Hello World,


I'm scared. I'm afraid to leave the house. I'm afraid to answer the door without a mask on. I get angry when I see people not wearing a mask and not social distancing. I'm tired of people saying they want things to "return to normal" because it isn't going to. It simply isn't ever going to be like it was and I'm not sure that's such a bad thing. They are wasting precious time and energy wishing for something that is irretrievable.


My husband is Asperger's and he is driving me nuts. He is always there. He always has a comment and it is always negative. He chips away at me day after day like a long slow drip on a stone. My best friend lives alone and she goes on and on and on about how hard it is now. I listen as she tells me how lucky I am to have someone as I sit there desperate for a moment's peace... and then I feel guilty for feeling that way.


I feel trapped by this horrible virus but I know things could be so much worse.


As my friend says, "I'm tired of this... but we all are, aren't we."





Hello ,

Take Care of yourself

I love you



You Can do it


Happy Life , Aventure and see beautiful Sky today and another Day.


Don't forget your dream -L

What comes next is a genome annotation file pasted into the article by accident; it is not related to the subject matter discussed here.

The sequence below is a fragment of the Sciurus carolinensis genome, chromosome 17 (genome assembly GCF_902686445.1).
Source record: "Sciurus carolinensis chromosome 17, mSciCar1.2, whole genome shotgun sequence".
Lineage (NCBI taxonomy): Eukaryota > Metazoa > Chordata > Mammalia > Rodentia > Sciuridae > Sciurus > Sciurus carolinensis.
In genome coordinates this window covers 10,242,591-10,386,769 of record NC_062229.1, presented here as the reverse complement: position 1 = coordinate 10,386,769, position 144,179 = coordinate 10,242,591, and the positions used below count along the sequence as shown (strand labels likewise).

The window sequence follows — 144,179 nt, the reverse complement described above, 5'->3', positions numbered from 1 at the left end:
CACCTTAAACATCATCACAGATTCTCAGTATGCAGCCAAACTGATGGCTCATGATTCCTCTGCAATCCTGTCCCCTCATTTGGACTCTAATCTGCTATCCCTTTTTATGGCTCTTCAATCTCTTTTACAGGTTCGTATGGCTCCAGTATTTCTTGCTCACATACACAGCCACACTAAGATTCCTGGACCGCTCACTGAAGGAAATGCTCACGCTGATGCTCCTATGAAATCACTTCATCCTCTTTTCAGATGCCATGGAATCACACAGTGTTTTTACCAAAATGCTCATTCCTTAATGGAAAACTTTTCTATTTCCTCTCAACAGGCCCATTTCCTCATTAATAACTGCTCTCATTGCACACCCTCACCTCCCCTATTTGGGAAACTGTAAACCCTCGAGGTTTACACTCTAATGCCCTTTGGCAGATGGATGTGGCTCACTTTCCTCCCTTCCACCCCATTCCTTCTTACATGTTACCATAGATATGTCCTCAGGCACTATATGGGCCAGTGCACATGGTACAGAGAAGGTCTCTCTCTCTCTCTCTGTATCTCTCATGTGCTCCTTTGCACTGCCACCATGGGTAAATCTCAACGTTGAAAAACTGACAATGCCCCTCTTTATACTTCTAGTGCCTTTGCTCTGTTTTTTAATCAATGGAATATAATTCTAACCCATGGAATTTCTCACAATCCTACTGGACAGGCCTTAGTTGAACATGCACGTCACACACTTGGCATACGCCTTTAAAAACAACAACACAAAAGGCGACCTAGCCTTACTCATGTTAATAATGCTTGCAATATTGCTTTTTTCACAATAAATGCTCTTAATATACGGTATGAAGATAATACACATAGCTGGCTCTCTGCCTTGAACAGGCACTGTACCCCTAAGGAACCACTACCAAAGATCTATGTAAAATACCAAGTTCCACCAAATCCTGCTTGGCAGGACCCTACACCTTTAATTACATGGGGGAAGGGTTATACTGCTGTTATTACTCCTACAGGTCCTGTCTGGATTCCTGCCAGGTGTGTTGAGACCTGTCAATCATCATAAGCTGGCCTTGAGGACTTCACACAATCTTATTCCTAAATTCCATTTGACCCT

Shrewsbury, shropshire

Healthcare Worker

Well guys, we've nearly been a year with covid-19. Just wow!

Looking back, i have had some special times made with my children this year. Being in lockdown has bought us all alot closer together, we have all made more time for each other. We have enjoyed the days out walking, and nights spent playing games.


Being a key worker, my children have had to continue at school so i can work.

Something which they have found very hard, due to friends not attending. But i think they have secretly been grateful for. It has kept their routine pretty similar to the norm, and they have been able to interact with people other than myself and my partner.


I am so very grateful for the teachers ensuring they are kept as safe as possible during these crazy times, and adapting to the "new school" days.


I am also grateful my children see us going to work everyday, and appreciate we are tired and exhausted wgen we return home.


But, keeling the talking around the dinner table, followed by a family fame each night keeps us sane. Planning a nice walk and movie each weekend, is keeping us sane. The small moments we catch up with family when lockdown allows & via Internet is so special now, when once was taken for granted.


Stay humble everyone, appreciate what you have 😍

New York


To the English citizen now living in Canada who wrote this intro and more: